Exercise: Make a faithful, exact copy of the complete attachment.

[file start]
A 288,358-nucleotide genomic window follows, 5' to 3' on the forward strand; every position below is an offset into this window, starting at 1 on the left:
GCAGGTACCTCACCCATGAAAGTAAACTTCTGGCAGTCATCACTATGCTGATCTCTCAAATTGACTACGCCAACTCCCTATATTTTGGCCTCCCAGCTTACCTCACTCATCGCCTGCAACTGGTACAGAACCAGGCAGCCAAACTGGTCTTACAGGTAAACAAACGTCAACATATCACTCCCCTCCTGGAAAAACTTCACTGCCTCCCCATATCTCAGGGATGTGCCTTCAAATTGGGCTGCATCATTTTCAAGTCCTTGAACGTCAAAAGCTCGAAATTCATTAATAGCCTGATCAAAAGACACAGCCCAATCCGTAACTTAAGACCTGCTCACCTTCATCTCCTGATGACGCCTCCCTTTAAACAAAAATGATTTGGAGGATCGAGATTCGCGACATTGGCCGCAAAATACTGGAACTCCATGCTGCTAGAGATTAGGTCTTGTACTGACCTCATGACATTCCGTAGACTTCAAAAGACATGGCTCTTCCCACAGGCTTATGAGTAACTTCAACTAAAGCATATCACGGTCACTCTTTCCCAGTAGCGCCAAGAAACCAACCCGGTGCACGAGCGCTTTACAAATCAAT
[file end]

A 288,358-nucleotide genomic window follows, 5' to 3' on the forward strand; every position below is an offset into this window, starting at 1 on the left:
GCAGGTACCTCACCCATGAAAGTAAACTTCTGGCAGTCATCACTATGCTGATCTCTCAAATTGACTACGCCAACTCCCTATATTTTGGCCTCCCAGCTTACCTCACTCATCGCCTGCAACTGGTACAGAACCAGGCAGCCAAACTGGTCTTACAGGTAAACAAACGTCAACATATCACTCCCCTCCTGGAAAAACTTCACTGCCTCCCCATATCTCAGGGATGTGCCTTCAAATTGGGCTGCATCATTTTCAAGTCCTTGAACGTCAAAAGCTCGAAATTCATTAATAGCCTGATCAAAAGACACAGCCCAATCCGTAACTTAAGACCTGCTCACCTTCATCTCCTGATGACGCCTCCCTTTAAACAAAAATGATTTGGAGGATCGAGATTCGCGACATTGGCCGCAAAATACTGGAACTCCATGCTGCTAGAGATTAGGTCTTGTACTGACCTCATGACATTCCGTAGACTTCAAAAGACATGGCTCTTCCCACAGGCTTATGAGTAACTTCAACTAAAGCATATCACGGTCACTCTTTCCCAGTAGCGCCAAGAAACCAACCCGGTGCACGAGCGCTTTACAAATCAAT